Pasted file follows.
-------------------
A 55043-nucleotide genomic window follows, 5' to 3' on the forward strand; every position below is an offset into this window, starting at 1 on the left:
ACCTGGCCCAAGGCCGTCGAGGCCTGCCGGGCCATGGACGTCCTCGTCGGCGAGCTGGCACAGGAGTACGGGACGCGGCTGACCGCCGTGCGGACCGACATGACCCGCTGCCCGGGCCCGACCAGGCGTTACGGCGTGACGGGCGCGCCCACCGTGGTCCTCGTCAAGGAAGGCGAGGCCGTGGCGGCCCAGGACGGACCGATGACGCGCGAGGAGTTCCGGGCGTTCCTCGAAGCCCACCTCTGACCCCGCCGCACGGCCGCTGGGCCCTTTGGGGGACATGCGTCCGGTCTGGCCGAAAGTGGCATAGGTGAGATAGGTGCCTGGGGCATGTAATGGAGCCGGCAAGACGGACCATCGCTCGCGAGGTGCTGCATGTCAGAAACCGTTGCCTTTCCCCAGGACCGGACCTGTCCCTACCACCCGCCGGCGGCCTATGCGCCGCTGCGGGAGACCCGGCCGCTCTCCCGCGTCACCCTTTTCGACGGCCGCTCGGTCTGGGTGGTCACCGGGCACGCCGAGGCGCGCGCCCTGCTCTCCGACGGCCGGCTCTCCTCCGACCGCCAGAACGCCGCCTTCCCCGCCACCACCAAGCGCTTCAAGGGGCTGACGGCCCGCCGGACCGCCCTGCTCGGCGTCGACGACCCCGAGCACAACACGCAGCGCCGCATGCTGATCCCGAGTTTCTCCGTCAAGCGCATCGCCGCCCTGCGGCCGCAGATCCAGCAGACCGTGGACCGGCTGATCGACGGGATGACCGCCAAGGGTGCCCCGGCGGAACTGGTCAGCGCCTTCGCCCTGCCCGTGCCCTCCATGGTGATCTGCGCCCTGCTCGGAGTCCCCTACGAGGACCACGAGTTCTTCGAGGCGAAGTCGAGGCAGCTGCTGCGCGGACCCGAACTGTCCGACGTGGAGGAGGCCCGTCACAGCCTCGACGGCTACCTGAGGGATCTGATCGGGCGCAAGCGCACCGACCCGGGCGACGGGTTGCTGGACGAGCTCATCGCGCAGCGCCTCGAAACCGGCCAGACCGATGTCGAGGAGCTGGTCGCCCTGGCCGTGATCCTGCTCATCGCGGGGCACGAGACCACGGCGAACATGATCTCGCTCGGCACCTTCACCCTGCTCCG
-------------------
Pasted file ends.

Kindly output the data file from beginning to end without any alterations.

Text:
A 55043-nucleotide genomic window follows, 5' to 3' on the forward strand; every position below is an offset into this window, starting at 1 on the left:
ACCTGGCCCAAGGCCGTCGAGGCCTGCCGGGCCATGGACGTCCTCGTCGGCGAGCTGGCACAGGAGTACGGGACGCGGCTGACCGCCGTGCGGACCGACATGACCCGCTGCCCGGGCCCGACCAGGCGTTACGGCGTGACGGGCGCGCCCACCGTGGTCCTCGTCAAGGAAGGCGAGGCCGTGGCGGCCCAGGACGGACCGATGACGCGCGAGGAGTTCCGGGCGTTCCTCGAAGCCCACCTCTGACCCCGCCGCACGGCCGCTGGGCCCTTTGGGGGACATGCGTCCGGTCTGGCCGAAAGTGGCATAGGTGAGATAGGTGCCTGGGGCATGTAATGGAGCCGGCAAGACGGACCATCGCTCGCGAGGTGCTGCATGTCAGAAACCGTTGCCTTTCCCCAGGACCGGACCTGTCCCTACCACCCGCCGGCGGCCTATGCGCCGCTGCGGGAGACCCGGCCGCTCTCCCGCGTCACCCTTTTCGACGGCCGCTCGGTCTGGGTGGTCACCGGGCACGCCGAGGCGCGCGCCCTGCTCTCCGACGGCCGGCTCTCCTCCGACCGCCAGAACGCCGCCTTCCCCGCCACCACCAAGCGCTTCAAGGGGCTGACGGCCCGCCGGACCGCCCTGCTCGGCGTCGACGACCCCGAGCACAACACGCAGCGCCGCATGCTGATCCCGAGTTTCTCCGTCAAGCGCATCGCCGCCCTGCGGCCGCAGATCCAGCAGACCGTGGACCGGCTGATCGACGGGATGACCGCCAAGGGTGCCCCGGCGGAACTGGTCAGCGCCTTCGCCCTGCCCGTGCCCTCCATGGTGATCTGCGCCCTGCTCGGAGTCCCCTACGAGGACCACGAGTTCTTCGAGGCGAAGTCGAGGCAGCTGCTGCGCGGACCCGAACTGTCCGACGTGGAGGAGGCCCGTCACAGCCTCGACGGCTACCTGAGGGATCTGATCGGGCGCAAGCGCACCGACCCGGGCGACGGGTTGCTGGACGAGCTCATCGCGCAGCGCCTCGAAACCGGCCAGACCGATGTCGAGGAGCTGGTCGCCCTGGCCGTGATCCTGCTCATCGCGGGGCACGAGACCACGGCGAACATGATCTCGCTCGGCACCTTCACCCTGCTCCG